(please note - you may need to be registered on Facebook to see the page).
Company to shutter sardine cannery
By MATT WICKENHEISER and BETH QUIMBY Staff Writers
PROSPECT HARBOR — Bumble Bee Foods said Wednesday that it will close the nation's last sardine cannery in April, putting 130 people out of work.
The company blamed the closing on the latest federal fisheries restrictions, which have reduced the herring catch by 50 percent in the five-plus years since Bumble Bee bought the plant here.
Bumble Bee Bummer.
Town eyes possible future in lobster processing for closing cannery
By Bill Trotter
GOULDSBORO, Maine — The sardine cannery has been here for more than a century, long enough to ingrain itself deeply into the fabric of the community.
Rice, a lobster dealer ... suggested Thursday that the site still might have a future in the seafood business.
... what might happen to the plant is largely up to Bumble Bee, which owns the property. ... it is remotely possible that operations of some kind could resume at the facility this fall.
“I do know for a fact there are people who are interested,” Rice said during the meeting. “It could happen.”
Mar 3, 8:09 PM EST
Inspector: US fishery officer shredded documents
By JAY LINDSAY
Associated Press Writer
BOSTON (AP) -- The inspector general for the U.S. Department of Commerce said Wednesday that the nation's top fishery cop destroyed documents while his office was under investigation for possible unfair enforcement of fishery laws.
Inspector General Todd Zinser said that Dale Jones... ordered up to 140 files destroyed after IG staffers met with him to explain the scope of their review.
It's taking a great deal of restraint, but somehow I will refrain from making the totally obvious bad jokes.
Mar 12, 8:09 AM EST
Maine gov to meet with Bumble Bee CEO at cannery
PROSPECT HARBOR, Maine (AP) -- Gov. John Baldacci is meeting with the top executive of Bumble Bee Foods to discuss potential future uses for the company's sardine cannery in eastern Maine that is slated to close next month.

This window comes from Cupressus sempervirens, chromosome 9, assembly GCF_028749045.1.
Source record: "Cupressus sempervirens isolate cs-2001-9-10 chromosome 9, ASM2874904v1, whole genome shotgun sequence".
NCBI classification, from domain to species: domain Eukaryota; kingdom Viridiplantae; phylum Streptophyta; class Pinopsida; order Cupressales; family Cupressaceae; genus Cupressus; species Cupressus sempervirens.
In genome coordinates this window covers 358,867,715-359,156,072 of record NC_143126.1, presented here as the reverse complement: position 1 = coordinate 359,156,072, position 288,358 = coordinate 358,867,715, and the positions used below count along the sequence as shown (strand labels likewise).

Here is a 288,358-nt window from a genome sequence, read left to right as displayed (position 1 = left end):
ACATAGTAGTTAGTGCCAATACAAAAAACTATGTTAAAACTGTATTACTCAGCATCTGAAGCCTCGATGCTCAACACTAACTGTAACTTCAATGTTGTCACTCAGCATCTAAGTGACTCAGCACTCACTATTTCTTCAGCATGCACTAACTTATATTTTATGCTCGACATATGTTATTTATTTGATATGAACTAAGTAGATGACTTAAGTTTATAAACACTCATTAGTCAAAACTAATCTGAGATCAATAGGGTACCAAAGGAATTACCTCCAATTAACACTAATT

The governor and CEO Chris Lischewski planned to meet Friday morning at the 100-year-old plant in Prospect Harbor.
Mar 12, 5:30 PM EST
Lobsterman acquitted in 'lobster wars' trial
ROCKLAND, Maine (AP) -- A Maine lobsterman and his daughter have been acquitted of all counts stemming from the shooting... in a feud over lobster traps off Matinicus Island.
Sixty-eight-year-old Vance Bunker was charged with elevated aggravated assault and other charges for shooting 44-year-old Christopher Young in the neck on a wharf on remote Matinicus Island last July.
Police thwart raffle aimed at helping nonprofit
By Heather Steeves
ISLESBORO, Maine — Josh Conover thought he was being generous by auctioning off his old lobster boat and giving some of the proceeds to the Maine Lobster Institute... but Maine State Police notified the institute this week that his actions were against the law.
Conover now has to give back the money from the 35 tickets he sold for $150 each.
“They treat it like I was going to open high-stakes bingo or a racino or something,” Conover said Friday.
Everything Not Compulsory is Forbidden.
From Henry Clay's other thread:
BOSTON — The nation's top fisheries cop has been fired after a federal review detailed mismanagement at his agency and found that he ordered files destroyed during the review.
Group retrieving 'ghost' lobster traps
The Associated Press
BAR HARBOR — The Gulf of Maine Lobster Foundation's two-day effort to recover lost lobster traps has yielded about 400 traps from Frenchman Bay.
...a similar number of traps were recovered off Jonesport. Next week, the group plans to spend two days dragging ... for traps off Stonington.
The foundation is using a $200,000 grant to address the issue of so-called ghost traps. Those traps are lost on the ocean floor but continue to trap lobsters.
I'd be curious to know how many lobsters they've found in the 800+ traps pulled up from the deeps.
Hard to tell how many if any lobsters were caught. The bigger qiestion would be if there were lobsters who gets the money? Depending on the condition of the trap, where it was etc I wouldn't be surprised if they caught 50 lbs or so. We have found traps after a year with a lobster in them. Having dragged for traps I have to say I am amazed that they recovered so many. It really is like looking for a needle in a haystack. Hope the lobstermen that lost them get them back if they are in fishable shape.